When the wagon stopped at the hotel, several gentlemen came out and proposed to purchase William, but the trader refused their offers, without stating that he was already sold. And now came the trying hour for that drove of human beings, driven away like cattle, to be sold they knew not where. Husbands were torn from wives, parents from children, never to look upon each other again this side the grave. There was wringing of hands and cries of despair.
Dr. Flint had the supreme satisfaction of seeing the wagon leave town, and Mrs. Flint had the gratification of supposing that my children were going "as far as wind and water would carry them." According to agreement, my uncle followed the wagon some miles, until they came to an old farm house. There the trader took the irons from William, and as he did so, he said, "You are a damned clever fellow. I should like to own you myself. Them gentlemen that wanted to buy you said you was a bright, honest chap, and I must git you a good home. I guess your old master will swear to-morrow, and call himself an old fool for selling the children. I reckon he'll never git their mammy back again. I expect she's made tracks for the north. Good by, old boy. Remember, I have done you a good turn. You must thank me by coaxing all the pretty gals to go with me next fall. That's going to be my last trip. This trading in niggers is a bad business for a fellow that's got any heart. Move on, you fellows!" And the gang went on, God alone knows where.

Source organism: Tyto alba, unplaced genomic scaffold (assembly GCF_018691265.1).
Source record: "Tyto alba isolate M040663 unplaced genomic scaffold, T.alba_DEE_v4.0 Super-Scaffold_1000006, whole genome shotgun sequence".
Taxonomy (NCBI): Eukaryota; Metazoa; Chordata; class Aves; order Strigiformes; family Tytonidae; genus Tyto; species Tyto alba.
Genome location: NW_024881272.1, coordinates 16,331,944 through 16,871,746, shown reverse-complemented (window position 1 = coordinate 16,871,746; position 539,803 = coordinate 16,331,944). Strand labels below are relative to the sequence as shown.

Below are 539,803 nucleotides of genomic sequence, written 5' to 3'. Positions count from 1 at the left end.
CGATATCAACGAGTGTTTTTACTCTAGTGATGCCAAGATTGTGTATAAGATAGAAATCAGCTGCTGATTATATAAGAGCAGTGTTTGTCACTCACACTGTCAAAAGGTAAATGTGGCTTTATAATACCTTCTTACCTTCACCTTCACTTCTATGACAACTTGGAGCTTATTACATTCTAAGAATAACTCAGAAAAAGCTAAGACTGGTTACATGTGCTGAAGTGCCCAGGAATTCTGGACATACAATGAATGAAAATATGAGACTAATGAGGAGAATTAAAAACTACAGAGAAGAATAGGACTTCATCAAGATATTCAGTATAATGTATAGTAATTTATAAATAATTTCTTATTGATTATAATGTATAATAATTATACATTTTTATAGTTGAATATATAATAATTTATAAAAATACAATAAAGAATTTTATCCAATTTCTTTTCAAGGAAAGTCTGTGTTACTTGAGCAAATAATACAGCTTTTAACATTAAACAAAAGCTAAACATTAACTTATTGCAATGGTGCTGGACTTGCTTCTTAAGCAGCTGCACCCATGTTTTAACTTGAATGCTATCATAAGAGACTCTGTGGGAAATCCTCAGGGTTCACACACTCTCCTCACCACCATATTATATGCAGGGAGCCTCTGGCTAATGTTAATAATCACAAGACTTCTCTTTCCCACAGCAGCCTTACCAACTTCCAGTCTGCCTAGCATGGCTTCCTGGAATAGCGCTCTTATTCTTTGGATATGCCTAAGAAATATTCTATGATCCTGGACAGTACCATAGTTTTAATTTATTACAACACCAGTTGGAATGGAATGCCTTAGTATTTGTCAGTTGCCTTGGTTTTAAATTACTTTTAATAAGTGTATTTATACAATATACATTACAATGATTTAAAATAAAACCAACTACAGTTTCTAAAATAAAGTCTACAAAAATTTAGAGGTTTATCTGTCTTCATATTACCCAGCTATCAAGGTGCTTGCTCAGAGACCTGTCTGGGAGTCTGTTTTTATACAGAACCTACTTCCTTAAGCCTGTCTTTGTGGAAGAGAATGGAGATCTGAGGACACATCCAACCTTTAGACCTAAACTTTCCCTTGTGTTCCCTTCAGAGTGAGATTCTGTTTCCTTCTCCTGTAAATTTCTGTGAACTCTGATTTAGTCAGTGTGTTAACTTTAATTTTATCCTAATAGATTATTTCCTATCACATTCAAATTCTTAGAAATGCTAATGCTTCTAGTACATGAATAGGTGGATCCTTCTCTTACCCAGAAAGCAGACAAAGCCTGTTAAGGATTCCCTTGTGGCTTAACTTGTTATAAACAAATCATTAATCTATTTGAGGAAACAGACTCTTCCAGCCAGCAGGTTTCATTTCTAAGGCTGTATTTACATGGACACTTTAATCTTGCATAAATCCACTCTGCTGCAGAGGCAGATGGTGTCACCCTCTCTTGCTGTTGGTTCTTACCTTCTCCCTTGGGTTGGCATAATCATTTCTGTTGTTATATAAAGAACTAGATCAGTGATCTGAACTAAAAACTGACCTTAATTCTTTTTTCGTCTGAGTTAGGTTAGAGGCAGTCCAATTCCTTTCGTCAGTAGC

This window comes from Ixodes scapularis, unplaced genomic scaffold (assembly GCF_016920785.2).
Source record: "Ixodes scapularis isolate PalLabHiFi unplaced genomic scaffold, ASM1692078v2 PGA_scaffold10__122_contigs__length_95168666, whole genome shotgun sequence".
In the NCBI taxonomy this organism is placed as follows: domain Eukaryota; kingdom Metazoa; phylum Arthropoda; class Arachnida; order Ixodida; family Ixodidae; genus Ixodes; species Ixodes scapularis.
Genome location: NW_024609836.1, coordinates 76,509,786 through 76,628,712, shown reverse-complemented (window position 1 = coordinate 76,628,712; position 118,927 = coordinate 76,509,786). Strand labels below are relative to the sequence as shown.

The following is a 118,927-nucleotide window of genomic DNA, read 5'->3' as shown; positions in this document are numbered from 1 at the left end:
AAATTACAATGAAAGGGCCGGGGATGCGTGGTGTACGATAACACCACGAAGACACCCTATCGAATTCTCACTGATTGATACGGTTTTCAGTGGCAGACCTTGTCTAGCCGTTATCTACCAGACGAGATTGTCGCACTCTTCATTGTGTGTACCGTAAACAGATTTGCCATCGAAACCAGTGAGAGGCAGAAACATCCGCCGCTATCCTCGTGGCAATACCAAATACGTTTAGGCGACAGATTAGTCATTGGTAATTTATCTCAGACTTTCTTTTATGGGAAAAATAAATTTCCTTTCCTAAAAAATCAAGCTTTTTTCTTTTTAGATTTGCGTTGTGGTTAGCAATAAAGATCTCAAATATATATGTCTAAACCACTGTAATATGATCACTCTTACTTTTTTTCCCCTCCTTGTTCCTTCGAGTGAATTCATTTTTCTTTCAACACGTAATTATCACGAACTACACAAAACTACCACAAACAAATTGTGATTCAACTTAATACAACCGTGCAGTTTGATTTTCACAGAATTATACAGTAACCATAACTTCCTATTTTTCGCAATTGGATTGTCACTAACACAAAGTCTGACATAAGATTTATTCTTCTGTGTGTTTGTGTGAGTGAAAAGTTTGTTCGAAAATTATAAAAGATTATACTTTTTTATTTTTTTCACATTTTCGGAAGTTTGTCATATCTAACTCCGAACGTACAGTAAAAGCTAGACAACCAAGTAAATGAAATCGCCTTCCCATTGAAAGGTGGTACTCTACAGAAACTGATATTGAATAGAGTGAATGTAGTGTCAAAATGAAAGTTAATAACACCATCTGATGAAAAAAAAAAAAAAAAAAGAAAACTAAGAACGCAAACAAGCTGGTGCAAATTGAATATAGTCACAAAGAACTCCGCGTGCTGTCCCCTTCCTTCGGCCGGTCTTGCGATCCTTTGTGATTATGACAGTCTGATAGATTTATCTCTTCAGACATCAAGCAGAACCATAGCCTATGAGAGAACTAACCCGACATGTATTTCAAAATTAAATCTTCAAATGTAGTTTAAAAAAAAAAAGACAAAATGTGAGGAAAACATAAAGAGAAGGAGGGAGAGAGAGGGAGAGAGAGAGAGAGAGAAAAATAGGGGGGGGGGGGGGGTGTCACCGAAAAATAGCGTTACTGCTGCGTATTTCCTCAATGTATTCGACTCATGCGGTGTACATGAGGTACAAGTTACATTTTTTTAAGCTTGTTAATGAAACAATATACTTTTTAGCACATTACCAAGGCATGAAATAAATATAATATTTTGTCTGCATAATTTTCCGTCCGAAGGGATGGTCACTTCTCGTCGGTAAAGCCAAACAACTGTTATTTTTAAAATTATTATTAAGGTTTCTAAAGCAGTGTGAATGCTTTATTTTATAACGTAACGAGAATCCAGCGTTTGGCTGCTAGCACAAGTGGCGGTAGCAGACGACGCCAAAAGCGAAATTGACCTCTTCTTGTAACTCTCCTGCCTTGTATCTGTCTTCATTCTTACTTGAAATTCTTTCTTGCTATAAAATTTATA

Much as I despise and detest the class of slave-traders, whom I regard as the vilest wretches on earth, I must do this man the justice to say that he seemed to have some feeling. He took a fancy to William in the jail, and wanted to buy him. When he heard the story of my children, he was willing to aid them in getting out of Dr. Flint's power, even without charging the customary fee.
My uncle procured a wagon and carried William and the children back to town. Great was the joy in my grandmother's house! The curtains were closed, and the candles lighted. The happy grandmother cuddled the little ones to her bosom. They hugged her, and kissed her, and clapped their hands, and shouted. She knelt down and poured forth one of her heartfelt prayers of thanksgiving to God. The father was present for a while; and though such a "parental relation" as existed between him and my children takes slight hold on the hearts or consciences of slaveholders, it must be that he experienced some moments of pure joy in witnessing the happiness he had imparted.
I had no share in the rejoicings of that evening. The events of the day had not come to my knowledge. And now I will tell you something that happened to me; though you will, perhaps, think it illustrates the superstition of slaves. I sat in my usual place on the floor near the window, where I could hear much that was said in the street without being seen. The family had retired for the night, and all was still. I sat there thinking of my children, when I heard a low strain of music. A band of serenaders were under the window, playing "Home, sweet home." I listened till the sounds did not seem like music, but like the moaning of children. It seemed as if my heart would burst. I rose from my sitting posture, and knelt. A streak of moonlight was on the floor before me, and in the midst of it appeared the forms of my two children. They vanished; but I had seen them distinctly. Some will call it a dream, others a vision. I know not how to account for it, but it made a strong impression on my mind, and I felt certain something had happened to my little ones.